BRUNSWICK, Maine — A third-generation, family-owned Maine pharmacy has repositioned itself by investing in new space and equipment that are allowing it to flourish in a new market.
In some respects, Waltz Long Term Care Pharmacy in Brunswick is nothing like the retail pharmacies in most towns and cities across the country. There are no aisles of over-the-counter drugs, no counters where patients pick up prescriptions and interact with pharmacists. Nevertheless, Waltz fills and ships thousands of prescriptions each month throughout Maine.
Dean Jacobs, the company’s president and co-owner, comes from a long line of pharmacists in his family. His grandfather opened the first Waltz Pharmacy in Damariscotta in 1948, a business that eventually included several retail locations across the state.
About a decade ago, Waltz began to serve long-term care, or LTC, facilities such as nursing homes and group homes out of a back room at its Camden location. As the LTC business began to grow, Jacobs realized its potential.
To say the LTC business grew by leaps and bounds has a literal meaning for Waltz, which can take on dozens or hundreds of new patients within a single new contract. The venture quickly outgrew the back room in Camden. As the company has closed its retail pharmacy locations in the past four years (Jacobs’ parents retired from the business last year), the LTC business has flourished. One retail location, in Waldoboro, remains.
From the back room in Camden, the LTC pharmacy moved to a larger space in Topsham, “which at the time we thought was palatial,” said Courtney Oland, who co-founded Waltz LTC Pharmacy with Jacobs in 2007 and now serves as the director of pharmacy.
As the business continued to grow, Oland and Jacobs spent almost two years looking for space in the Brunswick area. They chose Brunswick because of its central location among Maine’s population centers, ensuring high numbers of potential patients and workers. They also forged a partnership with Guardian Pharmacy, which provides working capital and consultation services for Waltz, but allows it to operate as a wholly independent entity.
“They help us make well-informed decisions about where to invest our money,” said Oland. “It’s very important to our survival that we continue to do that.”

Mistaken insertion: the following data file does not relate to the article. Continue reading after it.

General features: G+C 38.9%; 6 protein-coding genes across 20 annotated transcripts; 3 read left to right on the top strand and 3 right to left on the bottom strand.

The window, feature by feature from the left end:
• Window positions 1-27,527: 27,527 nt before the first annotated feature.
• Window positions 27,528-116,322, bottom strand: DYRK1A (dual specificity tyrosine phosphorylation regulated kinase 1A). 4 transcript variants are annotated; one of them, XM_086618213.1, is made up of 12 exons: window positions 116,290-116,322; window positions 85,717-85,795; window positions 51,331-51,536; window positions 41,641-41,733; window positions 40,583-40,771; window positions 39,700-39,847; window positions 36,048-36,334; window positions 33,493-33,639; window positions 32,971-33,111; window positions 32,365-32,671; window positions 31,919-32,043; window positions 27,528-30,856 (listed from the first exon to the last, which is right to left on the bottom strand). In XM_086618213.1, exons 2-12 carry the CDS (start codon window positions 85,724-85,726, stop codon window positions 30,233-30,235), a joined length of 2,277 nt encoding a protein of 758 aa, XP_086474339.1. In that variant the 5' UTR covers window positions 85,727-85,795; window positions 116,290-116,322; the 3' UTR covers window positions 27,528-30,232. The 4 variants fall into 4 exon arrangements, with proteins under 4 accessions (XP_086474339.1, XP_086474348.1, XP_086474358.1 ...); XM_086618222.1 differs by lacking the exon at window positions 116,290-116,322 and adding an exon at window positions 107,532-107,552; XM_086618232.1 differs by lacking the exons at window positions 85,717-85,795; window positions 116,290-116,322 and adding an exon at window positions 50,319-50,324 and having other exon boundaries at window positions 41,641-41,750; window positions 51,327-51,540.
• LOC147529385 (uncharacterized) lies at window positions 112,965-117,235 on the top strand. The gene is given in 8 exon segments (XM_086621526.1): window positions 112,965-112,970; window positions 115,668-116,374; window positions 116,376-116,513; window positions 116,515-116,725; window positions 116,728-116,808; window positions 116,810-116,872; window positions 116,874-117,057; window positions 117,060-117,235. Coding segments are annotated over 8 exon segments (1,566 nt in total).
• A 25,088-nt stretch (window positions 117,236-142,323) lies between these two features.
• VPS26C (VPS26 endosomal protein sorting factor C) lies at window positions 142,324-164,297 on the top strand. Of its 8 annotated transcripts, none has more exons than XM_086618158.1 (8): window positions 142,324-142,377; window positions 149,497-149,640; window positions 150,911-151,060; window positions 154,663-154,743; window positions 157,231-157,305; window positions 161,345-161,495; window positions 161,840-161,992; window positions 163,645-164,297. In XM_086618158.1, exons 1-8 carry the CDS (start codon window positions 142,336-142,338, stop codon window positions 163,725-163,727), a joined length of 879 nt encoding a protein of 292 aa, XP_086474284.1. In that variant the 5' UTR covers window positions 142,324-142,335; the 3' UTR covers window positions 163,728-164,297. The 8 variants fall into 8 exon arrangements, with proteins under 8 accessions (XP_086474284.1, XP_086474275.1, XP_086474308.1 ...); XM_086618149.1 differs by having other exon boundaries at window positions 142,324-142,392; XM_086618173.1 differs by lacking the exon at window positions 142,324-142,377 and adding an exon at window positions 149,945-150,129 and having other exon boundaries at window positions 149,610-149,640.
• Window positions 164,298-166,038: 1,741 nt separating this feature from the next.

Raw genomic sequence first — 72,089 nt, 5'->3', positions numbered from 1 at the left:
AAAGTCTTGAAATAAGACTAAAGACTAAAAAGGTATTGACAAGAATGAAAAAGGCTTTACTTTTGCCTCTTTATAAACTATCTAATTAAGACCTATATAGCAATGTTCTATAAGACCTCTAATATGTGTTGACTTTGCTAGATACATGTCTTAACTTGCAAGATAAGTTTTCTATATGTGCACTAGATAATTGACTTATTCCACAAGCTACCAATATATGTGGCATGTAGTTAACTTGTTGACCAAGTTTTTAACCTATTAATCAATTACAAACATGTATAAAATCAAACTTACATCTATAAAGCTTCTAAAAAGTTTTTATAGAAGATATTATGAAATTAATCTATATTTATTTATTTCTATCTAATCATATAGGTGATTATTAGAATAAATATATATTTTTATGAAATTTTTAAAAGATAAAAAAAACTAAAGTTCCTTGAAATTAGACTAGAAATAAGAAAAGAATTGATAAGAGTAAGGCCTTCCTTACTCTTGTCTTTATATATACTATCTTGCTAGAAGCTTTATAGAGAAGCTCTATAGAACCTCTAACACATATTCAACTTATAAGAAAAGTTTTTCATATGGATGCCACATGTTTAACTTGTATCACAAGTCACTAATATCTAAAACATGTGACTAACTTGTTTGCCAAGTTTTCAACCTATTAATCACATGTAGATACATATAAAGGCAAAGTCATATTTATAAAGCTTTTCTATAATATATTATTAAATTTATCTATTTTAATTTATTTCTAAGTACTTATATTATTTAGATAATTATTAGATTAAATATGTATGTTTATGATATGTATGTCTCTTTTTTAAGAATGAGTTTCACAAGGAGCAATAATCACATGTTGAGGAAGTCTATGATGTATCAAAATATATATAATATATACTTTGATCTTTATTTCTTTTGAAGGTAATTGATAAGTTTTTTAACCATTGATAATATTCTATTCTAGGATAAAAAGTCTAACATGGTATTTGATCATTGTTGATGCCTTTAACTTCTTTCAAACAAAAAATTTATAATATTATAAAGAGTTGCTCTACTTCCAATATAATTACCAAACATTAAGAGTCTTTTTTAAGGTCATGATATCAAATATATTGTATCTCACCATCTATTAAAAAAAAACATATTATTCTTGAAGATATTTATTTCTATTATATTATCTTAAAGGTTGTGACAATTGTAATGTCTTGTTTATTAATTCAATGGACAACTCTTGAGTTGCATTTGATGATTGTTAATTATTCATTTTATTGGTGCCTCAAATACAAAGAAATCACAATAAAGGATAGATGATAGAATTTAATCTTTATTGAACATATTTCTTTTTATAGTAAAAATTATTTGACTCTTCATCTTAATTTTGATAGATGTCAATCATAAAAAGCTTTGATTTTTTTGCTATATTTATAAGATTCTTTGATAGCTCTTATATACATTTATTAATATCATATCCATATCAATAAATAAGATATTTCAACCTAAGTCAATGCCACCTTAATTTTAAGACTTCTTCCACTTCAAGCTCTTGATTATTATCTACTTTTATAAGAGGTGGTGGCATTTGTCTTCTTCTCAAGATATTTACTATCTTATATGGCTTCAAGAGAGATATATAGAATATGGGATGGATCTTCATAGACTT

In September, Waltz moved again, this time to the Brunswick Industrial Park, where it has leased 13,000 square feet in a building owned by Brunswick Publishing Co.
In addition to renovations, the company invested in cutting-edge technology that integrates ordering, processing, delivery and billing under one roof and within one computer network. The system allows workers at every step of the process to check and double-check prescriptions for accuracy, which is absolutely crucial in the pharmacy business.
There are machines that count pills and seal them into day-by-day bubble packs and others capable of slicing tablets into perfect halves or quarters. A bar-coding system requires checks at every stage in the process — and sets off a siren if it detects a mistake. And a computer program measures workload in each of the company’s departments — the results of which are broadcast on large-screen televisions throughout the facility — so employees can quickly shift to another area that’s busier than theirs.
Despite all that technology, Jacobs and Oland said what separates Waltz from other LTC pharmacies remains customer support. The nine pharmacists on staff spend about half their time at the Brunswick headquarters and half their time on the road consulting with clients. In that respect, their role is not unlike a retail pharmacist’s job of ensuring that the right drugs treat the right ailments without harmful side effects.
Just two months after moving to the Brunswick building, Waltz and its 75 employees are processing some 30,000 prescriptions a month and shipping them to more than 100 locations across Maine.
Debbie Marquis of Lisbon said she was a bank teller before Waltz hired her and trained her to be a pharmacy technician.
“It’s the best job I’ve ever had,” she said while placing pills into a counting device. “Counting pills is much cleaner than counting money.”
Jacobs said he sometimes misses his days working in a retail setting, but only sometimes.
“I began to realize that in the future, making investments in retail pharmacies was not going to be a good business decision,” he said. “I realized that we could grow our customer base from this one facility. I love the business of pharmacy, but it’s a hard business.”